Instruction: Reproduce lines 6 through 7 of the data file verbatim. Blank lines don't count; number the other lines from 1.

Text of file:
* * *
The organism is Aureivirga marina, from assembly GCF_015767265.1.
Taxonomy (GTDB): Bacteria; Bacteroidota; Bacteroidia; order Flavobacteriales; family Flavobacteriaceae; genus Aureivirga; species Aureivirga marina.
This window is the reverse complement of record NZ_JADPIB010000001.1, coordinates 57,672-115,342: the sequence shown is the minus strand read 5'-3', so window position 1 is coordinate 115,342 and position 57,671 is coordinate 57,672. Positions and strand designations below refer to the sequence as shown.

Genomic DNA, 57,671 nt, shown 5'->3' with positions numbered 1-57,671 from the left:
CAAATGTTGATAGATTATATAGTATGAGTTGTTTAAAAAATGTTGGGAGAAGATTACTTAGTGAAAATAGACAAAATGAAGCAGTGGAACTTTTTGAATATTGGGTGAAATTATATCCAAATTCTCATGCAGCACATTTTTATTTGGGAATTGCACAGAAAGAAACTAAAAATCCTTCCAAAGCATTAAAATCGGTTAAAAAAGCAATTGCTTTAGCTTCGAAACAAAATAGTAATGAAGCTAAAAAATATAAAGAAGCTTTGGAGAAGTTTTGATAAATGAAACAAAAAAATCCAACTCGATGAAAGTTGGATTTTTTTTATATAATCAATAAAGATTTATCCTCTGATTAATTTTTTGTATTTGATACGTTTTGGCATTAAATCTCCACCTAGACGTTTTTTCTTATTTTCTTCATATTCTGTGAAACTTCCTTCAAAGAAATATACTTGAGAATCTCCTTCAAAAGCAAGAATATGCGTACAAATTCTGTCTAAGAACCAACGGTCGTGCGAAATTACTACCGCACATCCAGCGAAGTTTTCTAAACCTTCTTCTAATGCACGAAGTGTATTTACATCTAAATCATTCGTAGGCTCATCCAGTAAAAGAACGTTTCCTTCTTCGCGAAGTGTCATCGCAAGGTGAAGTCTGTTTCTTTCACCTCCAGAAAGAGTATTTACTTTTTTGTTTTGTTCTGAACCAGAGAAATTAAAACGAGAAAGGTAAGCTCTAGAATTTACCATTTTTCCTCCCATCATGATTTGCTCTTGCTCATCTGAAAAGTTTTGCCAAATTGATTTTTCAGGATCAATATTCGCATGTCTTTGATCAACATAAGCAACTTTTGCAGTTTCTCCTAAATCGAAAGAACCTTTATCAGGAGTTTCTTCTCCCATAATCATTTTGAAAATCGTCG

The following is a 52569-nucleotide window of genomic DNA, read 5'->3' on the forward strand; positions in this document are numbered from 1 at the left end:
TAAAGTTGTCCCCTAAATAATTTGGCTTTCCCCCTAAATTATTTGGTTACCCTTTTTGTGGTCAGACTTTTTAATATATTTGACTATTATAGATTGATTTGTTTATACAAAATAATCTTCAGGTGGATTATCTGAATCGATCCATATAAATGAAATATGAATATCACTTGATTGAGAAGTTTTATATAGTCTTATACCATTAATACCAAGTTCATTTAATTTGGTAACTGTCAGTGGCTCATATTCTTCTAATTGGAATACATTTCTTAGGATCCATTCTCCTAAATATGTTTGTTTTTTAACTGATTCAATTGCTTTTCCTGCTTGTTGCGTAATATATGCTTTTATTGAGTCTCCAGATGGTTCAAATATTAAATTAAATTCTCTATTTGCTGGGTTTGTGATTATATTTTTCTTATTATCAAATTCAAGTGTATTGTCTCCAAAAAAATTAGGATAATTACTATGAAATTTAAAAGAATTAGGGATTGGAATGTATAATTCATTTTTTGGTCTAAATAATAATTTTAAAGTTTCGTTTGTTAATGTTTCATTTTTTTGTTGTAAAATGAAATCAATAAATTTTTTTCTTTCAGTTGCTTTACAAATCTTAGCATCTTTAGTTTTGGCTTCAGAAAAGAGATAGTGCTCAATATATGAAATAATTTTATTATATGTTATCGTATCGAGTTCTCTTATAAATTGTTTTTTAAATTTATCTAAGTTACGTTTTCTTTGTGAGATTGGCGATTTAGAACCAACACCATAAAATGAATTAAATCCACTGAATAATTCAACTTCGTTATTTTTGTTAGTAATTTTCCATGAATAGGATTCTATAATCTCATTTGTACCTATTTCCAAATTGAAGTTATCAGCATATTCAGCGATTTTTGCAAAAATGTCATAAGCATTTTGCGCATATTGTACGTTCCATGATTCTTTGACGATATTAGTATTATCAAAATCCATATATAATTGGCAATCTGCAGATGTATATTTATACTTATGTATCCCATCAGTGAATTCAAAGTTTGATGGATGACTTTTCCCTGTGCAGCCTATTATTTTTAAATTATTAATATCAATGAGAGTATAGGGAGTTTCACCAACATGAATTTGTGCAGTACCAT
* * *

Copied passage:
The following is a 52569-nucleotide window of genomic DNA, read 5'->3' on the forward strand; positions in this document are numbered from 1 at the left end:
TAAAGTTGTCCCCTAAATAATTTGGCTTTCCCCCTAAATTATTTGGTTACCCTTTTTGTGGTCAGACTTTTTAATATATTTGACTATTATAGATTGATTTGTTTATACAAAATAATCTTCAGGTGGATTATCTGAATCGATCCATATAAATGAAATATGAATATCACTTGATTGAGAAGTTTTATATAGTCTTATACCATTAATACCAAGTTCATTTAATTTGGTAACTGTCAGTGGCTCATATTCTTCTAATTGGAATACATTTCTTAGGATCCATTCTCCTAAATATGTTTGTTTTTTAACTGATTCAATTGCTTTTCCTGCTTGTTGCGTAATATATGCTTTTATTGAGTCTCCAGATGGTTCAAATATTAAATTAAATTCTCTATTTGCTGGGTTTGTGATTATATTTTTCTTATTATCAAATTCAAGTGTATTGTCTCCAAAAAAATTAGGATAATTACTATGAAATTTAAAAGAATTAGGGATTGGAATGTATAATTCATTTTTTGGTCTAAATAATAATTTTAAAGTTTCGTTTGTTAATGTTTCATTTTTTTGTTGTAAAATGAAATCAATAAATTTTTTTCTTTCAGTTGCTTTACAAATCTTAGCATCTTTAGTTTTGGCTTCAGAAAAGAGATAGTGCTCAATATATGAAATAATTTTATTATATGTTATCGTATCGAGTTCTCTTATAAATTGTTTTTTAAATTTATCTAAGTTACGTTTTCTTTGTGAGATTGGCGATTTAGAACCAACACCATAAAATGAATTAAATCCACTGAATAATTCAACTTCGTTATTTTTGTTAGTAATTTTCCATGAATAGGATTCTATAATCTCATTTGTACCTATTTCCAAATTGAAGTTATCAGCATATTCAGCGATTTTTGCAAAAATGTCATAAGCATTTTGCGCATATTGTACGTTCCATGATTCTTTGACGATATTAGTATTATCAAAATCCATATATAATTGGCAATCTGCAGATGTATATTTATACTTATGTATCCCATCAGTGAATTCAAAGTTTGATGGATGACTTTTCCCTGTGCAGCCTATTATTTTTAAATTATTAATATCAATGAGAGTATAGGGAGTTTCACCAACATGAATTTGTGCAGTACCAT